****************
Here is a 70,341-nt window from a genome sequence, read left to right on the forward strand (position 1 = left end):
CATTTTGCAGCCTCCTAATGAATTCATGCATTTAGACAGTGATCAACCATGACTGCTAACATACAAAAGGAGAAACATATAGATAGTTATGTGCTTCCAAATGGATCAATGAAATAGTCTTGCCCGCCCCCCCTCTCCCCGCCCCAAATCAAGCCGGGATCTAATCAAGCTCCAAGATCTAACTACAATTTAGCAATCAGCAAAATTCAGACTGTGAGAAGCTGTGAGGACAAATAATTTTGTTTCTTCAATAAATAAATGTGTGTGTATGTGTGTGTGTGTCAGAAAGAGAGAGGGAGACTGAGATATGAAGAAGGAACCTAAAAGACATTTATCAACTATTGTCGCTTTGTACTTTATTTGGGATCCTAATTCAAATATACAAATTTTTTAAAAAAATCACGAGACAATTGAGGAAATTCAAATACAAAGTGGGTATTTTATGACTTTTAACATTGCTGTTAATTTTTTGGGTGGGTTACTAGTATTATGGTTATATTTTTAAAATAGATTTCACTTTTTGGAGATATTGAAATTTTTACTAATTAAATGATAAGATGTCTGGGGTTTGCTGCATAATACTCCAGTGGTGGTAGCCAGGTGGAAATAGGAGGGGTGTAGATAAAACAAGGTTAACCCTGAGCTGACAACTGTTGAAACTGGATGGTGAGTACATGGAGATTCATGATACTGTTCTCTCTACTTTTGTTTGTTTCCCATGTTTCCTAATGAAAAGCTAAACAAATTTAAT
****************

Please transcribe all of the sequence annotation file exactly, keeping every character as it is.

Here is a 70,341-nt window from a genome sequence, read left to right on the forward strand (position 1 = left end):
CATTTTGCAGCCTCCTAATGAATTCATGCATTTAGACAGTGATCAACCATGACTGCTAACATACAAAAGGAGAAACATATAGATAGTTATGTGCTTCCAAATGGATCAATGAAATAGTCTTGCCCGCCCCCCCTCTCCCCGCCCCAAATCAAGCCGGGATCTAATCAAGCTCCAAGATCTAACTACAATTTAGCAATCAGCAAAATTCAGACTGTGAGAAGCTGTGAGGACAAATAATTTTGTTTCTTCAATAAATAAATGTGTGTGTATGTGTGTGTGTGTCAGAAAGAGAGAGGGAGACTGAGATATGAAGAAGGAACCTAAAAGACATTTATCAACTATTGTCGCTTTGTACTTTATTTGGGATCCTAATTCAAATATACAAATTTTTTAAAAAAATCACGAGACAATTGAGGAAATTCAAATACAAAGTGGGTATTTTATGACTTTTAACATTGCTGTTAATTTTTTGGGTGGGTTACTAGTATTATGGTTATATTTTTAAAATAGATTTCACTTTTTGGAGATATTGAAATTTTTACTAATTAAATGATAAGATGTCTGGGGTTTGCTGCATAATACTCCAGTGGTGGTAGCCAGGTGGAAATAGGAGGGGTGTAGATAAAACAAGGTTAACCCTGAGCTGACAACTGTTGAAACTGGATGGTGAGTACATGGAGATTCATGATACTGTTCTCTCTACTTTTGTTTGTTTCCCATGTTTCCTAATGAAAAGCTAAACAAATTTAAT